I never wanted you. The memory of her father’s voice rang out in her mind, a continual reminder that she was an orphan. It was her foster mother who had really loved her. While her father’s rejection had been cloaked when her mother was alive, she had always felt his disappointment in her. And when her mother had passed away a few months ago, all love and affection had disappeared from her life. Will I ever find love again? she wondered. To be a part of a true family was her greatest wish.

When she heard crates crashing down in the alley outside the door, she scrubbed all the harder. Heart racing, she kept her head down as her foster father burst through the door, nearly flipping over the kitchen table.

“Stupid girl! Get this table out of my way!” he slurred harshly. His glazed eyes roamed the room, as if looking for the dog, so he could give it a swift kick. But they didn’t have a dog anymore, and she feared she was the next best thing. His long, salt-and-pepper beard was covered in beer right below his bottom lip. His shock of unkept graying black hair was standing straight up on the left side, as if he had fallen asleep at the bar. Over his dirty overalls, he scratched his protruding belly and gave a loud belch.

Annie scurried out of the way as he stumbled over to the sitting area. Most of the furniture was broken or bore the marks of his rage. He had been so angry with her during one of his drunken escapades that he’d thrown a chair at her from across the room. Thankfully she had ducked out of the way and fled the house, refusing to return until he had slept off his stupor. Father scared her more than she had words to describe, but showing it only made his tirades worse. She had learned to mask it as best she could.

“I’m sorry, Mr. Selby. I’ll move the table right away,” she said, trying to keep the peace. Its legs scraped against the floor as she pushed it toward the wall.

“No, don’t do it now, girl. I’m already in, and you’re making a terrible racket. Just get back to your chores,” he said, sinking down into a not-so-plush chair that had started losing its stuffing ages ago. Annie nodded silently and went back down on her hands and knees, trying to scrub as quietly as possible so as not to disturb him. Her hands shook with terror with every swipe of the brush. Maybe he would fall asleep, and she could escape to the market.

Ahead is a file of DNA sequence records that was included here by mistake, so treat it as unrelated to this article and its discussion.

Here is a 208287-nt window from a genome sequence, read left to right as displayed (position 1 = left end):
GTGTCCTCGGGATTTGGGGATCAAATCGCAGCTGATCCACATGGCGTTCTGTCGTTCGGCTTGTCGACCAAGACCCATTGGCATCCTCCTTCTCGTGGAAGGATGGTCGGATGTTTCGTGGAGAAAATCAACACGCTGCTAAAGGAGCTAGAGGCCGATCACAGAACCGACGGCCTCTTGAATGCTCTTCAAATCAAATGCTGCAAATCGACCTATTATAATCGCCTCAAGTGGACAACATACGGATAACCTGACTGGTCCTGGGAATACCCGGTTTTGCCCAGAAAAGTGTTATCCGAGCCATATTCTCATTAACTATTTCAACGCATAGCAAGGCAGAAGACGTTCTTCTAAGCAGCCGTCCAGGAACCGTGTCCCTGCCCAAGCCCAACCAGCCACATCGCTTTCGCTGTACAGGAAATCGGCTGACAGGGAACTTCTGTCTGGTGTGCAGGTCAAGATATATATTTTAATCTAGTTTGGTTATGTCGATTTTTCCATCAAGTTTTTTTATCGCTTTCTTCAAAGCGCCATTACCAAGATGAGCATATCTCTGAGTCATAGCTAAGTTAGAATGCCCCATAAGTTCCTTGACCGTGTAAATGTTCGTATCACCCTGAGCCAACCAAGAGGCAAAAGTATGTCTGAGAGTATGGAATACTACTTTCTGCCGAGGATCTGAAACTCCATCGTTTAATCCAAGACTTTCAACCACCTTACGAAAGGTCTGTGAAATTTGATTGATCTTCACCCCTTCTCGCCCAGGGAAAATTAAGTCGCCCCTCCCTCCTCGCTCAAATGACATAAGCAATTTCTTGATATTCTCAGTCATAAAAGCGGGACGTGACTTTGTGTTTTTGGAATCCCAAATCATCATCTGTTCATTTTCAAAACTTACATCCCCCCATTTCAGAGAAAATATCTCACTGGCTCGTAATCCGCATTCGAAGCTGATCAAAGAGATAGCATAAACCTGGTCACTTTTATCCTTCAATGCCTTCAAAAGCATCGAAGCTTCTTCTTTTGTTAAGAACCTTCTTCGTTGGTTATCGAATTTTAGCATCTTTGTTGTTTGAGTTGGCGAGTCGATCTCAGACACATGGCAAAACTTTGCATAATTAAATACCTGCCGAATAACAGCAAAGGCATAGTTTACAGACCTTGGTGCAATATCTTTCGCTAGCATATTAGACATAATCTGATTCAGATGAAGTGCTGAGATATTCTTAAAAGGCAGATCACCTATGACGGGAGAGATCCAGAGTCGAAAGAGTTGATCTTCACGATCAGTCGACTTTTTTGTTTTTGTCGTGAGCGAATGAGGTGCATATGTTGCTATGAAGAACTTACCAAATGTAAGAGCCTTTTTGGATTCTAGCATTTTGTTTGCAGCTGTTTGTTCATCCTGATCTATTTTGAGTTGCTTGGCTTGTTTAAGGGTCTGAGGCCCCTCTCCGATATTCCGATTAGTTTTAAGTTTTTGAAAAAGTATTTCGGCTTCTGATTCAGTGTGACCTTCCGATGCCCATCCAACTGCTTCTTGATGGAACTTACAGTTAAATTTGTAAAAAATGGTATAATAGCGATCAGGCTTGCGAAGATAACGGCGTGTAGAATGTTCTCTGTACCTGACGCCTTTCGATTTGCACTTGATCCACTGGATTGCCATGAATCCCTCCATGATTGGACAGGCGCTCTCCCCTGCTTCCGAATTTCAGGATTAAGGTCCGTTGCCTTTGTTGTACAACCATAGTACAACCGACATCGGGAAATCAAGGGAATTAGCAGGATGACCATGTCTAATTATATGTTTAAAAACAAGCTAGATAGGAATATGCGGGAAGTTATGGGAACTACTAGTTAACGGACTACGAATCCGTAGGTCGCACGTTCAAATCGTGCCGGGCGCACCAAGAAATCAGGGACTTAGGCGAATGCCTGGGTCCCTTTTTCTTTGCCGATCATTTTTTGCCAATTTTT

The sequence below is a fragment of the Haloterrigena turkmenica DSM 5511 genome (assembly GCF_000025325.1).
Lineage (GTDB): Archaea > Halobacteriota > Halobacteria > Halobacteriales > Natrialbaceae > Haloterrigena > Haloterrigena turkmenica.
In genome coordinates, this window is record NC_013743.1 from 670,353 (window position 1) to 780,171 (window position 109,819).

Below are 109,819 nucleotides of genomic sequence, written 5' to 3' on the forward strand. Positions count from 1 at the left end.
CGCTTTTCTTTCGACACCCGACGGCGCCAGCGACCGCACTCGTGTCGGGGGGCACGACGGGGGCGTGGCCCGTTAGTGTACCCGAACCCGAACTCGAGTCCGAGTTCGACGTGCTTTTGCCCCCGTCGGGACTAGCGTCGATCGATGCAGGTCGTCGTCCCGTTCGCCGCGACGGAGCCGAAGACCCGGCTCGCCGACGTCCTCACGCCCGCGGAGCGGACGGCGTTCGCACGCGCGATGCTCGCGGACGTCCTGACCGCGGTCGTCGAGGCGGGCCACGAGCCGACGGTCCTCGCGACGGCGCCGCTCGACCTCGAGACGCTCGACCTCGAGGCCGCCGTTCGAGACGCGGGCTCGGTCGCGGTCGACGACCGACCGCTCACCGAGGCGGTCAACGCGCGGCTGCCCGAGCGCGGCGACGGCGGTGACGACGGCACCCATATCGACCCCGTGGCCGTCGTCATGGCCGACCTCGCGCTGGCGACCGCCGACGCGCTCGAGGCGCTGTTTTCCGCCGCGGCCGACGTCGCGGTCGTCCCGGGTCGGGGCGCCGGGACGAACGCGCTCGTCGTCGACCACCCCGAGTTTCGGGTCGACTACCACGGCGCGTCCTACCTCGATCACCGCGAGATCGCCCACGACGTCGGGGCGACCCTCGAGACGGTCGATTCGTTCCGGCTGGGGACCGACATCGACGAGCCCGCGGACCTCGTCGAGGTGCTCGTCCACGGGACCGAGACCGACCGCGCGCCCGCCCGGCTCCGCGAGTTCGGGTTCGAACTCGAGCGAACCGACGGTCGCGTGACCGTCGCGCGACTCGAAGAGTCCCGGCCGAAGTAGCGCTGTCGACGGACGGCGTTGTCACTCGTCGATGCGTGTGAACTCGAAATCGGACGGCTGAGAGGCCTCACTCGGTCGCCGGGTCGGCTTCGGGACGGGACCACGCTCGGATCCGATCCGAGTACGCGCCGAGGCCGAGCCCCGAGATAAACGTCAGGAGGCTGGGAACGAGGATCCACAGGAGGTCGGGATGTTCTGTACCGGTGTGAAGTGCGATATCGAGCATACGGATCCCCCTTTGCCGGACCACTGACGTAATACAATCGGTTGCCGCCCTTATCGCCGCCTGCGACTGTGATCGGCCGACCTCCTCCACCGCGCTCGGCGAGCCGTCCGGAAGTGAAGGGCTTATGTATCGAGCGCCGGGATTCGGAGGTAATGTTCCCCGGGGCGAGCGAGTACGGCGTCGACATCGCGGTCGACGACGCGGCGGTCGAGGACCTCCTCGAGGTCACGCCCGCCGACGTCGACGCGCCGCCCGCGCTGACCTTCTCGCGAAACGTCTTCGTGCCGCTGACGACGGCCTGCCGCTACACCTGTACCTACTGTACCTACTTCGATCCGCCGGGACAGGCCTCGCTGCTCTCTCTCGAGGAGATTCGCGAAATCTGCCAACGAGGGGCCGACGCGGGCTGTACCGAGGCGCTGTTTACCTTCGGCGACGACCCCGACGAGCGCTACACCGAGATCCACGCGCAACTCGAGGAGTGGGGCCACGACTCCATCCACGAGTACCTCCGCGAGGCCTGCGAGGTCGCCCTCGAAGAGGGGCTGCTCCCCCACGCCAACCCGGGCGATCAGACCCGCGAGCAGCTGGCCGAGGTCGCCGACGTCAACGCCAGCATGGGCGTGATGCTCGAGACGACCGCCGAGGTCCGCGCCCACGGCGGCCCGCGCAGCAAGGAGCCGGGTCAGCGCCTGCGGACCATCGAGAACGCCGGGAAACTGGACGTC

Lord, why do you keep me here? She prayed silently, sniffing back tears. Her eyes caught on her bruised wrist, now purple and green as it started to heal. He doesn’t want me–he never wanted me. Why do you not deliver me from his hands?

His hands. Annie shuddered at the thought of her foster father’s bear-like mitts. They had been gentle for the most part when her foster mother was alive. He had treated her mother well, even though he did come home drunk sometimes. Back then, he’d had Mama to bail him out of jail when he got into trouble at the bar. And for some reason, her mother always forgave him. Of course, he would fall at her feet and beg for forgiveness when he had come to his senses the next morning. His promises to change would last for months at a time before something at work would send him over the edge again. But at least Annie’s life had been tolerable with Mama acting as a buffer. Her demise had brought out the monster in Mr. Selby until Annie wondered if there had ever been any good in him that her mother had not put there.

All of a sudden, he sat up and lumbered over to her. Annie winced, preparing for the blow. But it never came. “You are a waste! Can’t you do anything right?” he yelled. Annie held her hands up, trying to shield her face from his fury. Spittle escaped his mouth with each word, landing on her face. She deftly wiped it away and lowered her gaze to the floor.